In most car accidents, victims recover their losses through the at-fault driver’s insurance company. The at-fault driver’s auto insurance coverage will often be sufficient to provide full compensation (provided that the insurance company agrees to pay what the victim is owed); but, in some cases, a victim’s losses will exceed the amount covered by the at-fault driver’s policy.
As a result, following any type of serious accident, it is important for victims to explore all possible sources of compensation. In many situations, these sources will include the at-fault driver’s employer.
Employer Liability in Commercial Vehicle Accidents
In Florida, employers can be held liable for victims’ injuries under a number of different circumstances. In most cases, the employer’s liability will be based upon one of two primary theories. Either:
- The employer will face “vicarious liability” for the acts of its employees; or
- The employer will be liable for its own negligence contributing to the accident.
Employers’ Vicarious Liability
The law of “vicarious liability” makes employers financially liable for the acts of their employees undertaken within the scope of employment. Vicarious liability law is complicated and the “scope of employment” rule has complexities of its own. But, as a general rule, if someone hits you while they were driving for work, there is a decent chance that the driver’s employer could be liable for your medical expenses, pain and suffering and other losses.
Employer Negligence in Employee Vehicle Collisions
In vicarious liability cases, the employer is liable not because it made a mistake of its own, but because the law says that employers must take responsibility for the acts of their employees. However, in some car accidents, employers will be directly responsible for their own negligence as well.
One of the most common scenarios where an employer will be directly liable for a car accident victim’s injuries is where the employer hires an unqualified or unsafe driver. For example, say that a delivery company hires a driver without a commercial driver’s license.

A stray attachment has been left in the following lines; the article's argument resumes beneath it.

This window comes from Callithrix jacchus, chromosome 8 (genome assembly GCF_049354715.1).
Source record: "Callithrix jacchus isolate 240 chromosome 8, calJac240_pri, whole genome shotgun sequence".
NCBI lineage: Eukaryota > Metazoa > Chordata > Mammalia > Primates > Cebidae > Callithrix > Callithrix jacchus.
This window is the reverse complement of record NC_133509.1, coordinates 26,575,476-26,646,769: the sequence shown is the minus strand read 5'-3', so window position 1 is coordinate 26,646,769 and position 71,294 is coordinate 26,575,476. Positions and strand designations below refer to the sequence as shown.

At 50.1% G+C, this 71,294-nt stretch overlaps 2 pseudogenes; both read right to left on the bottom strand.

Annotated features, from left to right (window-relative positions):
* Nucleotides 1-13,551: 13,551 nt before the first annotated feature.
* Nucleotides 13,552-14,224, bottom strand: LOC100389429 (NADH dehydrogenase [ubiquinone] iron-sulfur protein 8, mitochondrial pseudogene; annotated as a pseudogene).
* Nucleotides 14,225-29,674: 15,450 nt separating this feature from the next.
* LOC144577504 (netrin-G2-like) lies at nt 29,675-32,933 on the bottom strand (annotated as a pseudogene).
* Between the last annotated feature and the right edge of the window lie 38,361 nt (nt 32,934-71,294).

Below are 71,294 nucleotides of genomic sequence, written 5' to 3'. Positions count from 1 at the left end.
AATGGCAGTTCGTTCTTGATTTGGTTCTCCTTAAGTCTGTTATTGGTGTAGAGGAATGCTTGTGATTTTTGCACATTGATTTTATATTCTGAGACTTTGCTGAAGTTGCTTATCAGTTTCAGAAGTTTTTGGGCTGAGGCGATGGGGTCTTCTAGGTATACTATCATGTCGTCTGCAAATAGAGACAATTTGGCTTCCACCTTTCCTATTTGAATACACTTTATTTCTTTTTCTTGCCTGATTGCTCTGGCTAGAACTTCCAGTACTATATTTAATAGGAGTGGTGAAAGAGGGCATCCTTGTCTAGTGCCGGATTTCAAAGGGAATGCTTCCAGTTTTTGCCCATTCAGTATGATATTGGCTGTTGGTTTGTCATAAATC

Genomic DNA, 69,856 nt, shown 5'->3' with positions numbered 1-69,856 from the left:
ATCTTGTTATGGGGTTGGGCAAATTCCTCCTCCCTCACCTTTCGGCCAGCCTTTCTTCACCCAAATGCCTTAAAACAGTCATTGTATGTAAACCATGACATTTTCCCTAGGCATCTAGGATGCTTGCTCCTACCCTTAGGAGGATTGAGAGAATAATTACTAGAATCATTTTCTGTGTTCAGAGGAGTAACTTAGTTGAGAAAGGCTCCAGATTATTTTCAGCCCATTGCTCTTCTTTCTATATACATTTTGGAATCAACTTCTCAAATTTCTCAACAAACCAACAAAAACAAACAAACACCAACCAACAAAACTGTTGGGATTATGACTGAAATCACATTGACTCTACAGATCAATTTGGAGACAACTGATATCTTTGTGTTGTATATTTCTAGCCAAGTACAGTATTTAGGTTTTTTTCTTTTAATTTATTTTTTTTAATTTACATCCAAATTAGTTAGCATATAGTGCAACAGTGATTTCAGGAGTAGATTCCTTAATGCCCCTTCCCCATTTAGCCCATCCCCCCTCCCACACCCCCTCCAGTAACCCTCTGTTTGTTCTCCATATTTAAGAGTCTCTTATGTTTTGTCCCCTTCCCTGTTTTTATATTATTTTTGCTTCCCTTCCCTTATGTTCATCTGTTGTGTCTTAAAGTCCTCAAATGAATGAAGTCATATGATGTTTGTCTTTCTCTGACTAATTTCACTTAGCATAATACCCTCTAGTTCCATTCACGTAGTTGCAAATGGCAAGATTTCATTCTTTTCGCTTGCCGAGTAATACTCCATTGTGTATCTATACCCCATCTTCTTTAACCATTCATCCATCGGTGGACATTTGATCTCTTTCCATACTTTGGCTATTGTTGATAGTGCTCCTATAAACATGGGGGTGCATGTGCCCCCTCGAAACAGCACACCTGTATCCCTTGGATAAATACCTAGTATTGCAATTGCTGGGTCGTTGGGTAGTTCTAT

Driving a commercial delivery truck requires special training and skill, and if an employer hires a driver without the requisite abilities, the employer can – and should – be held financially responsible in the event of an accident. This can include situations not only where the employer actually knew that the driver was unqualified, but where the employer failed to conduct an adequate background check as well.
Common Types of Commercial Vehicle Accidents
In virtually any type of commercial vehicle accident, there is the potential for the driver’s employer to be liable for the victim’s injuries. This includes, but is not limited to, accidents involving:
- Construction vehicles
- Delivery trucks
- Large commercial trucks
- Service vans
- Utility trucks
Even accidents involving pizza delivery drivers and traveling sales representatives can give rise to employer liability. In fact, with today’s mobile workforce, you should never assume that the other driver’s insurance is the only source of compensation for your losses. If you have been injured in an accident and want to make sure you receive full compensation, contact us for a free consultation today.
Our Niceville Car Accident Lawyers Are Prepared to Help You With Your Car Accident
At Powell, Powell & Powell, P.A., we have decades of experience helping car accident victims win the compensation they deserve. If you choose us to represent you, we will deal with the insurance companies for you and we will conduct a thorough investigation to make sure that you don’t unknowingly leave money on the table. To speak with one of our car accident attorneys about your case, call (850) 682-2757 or request your free consultation online now.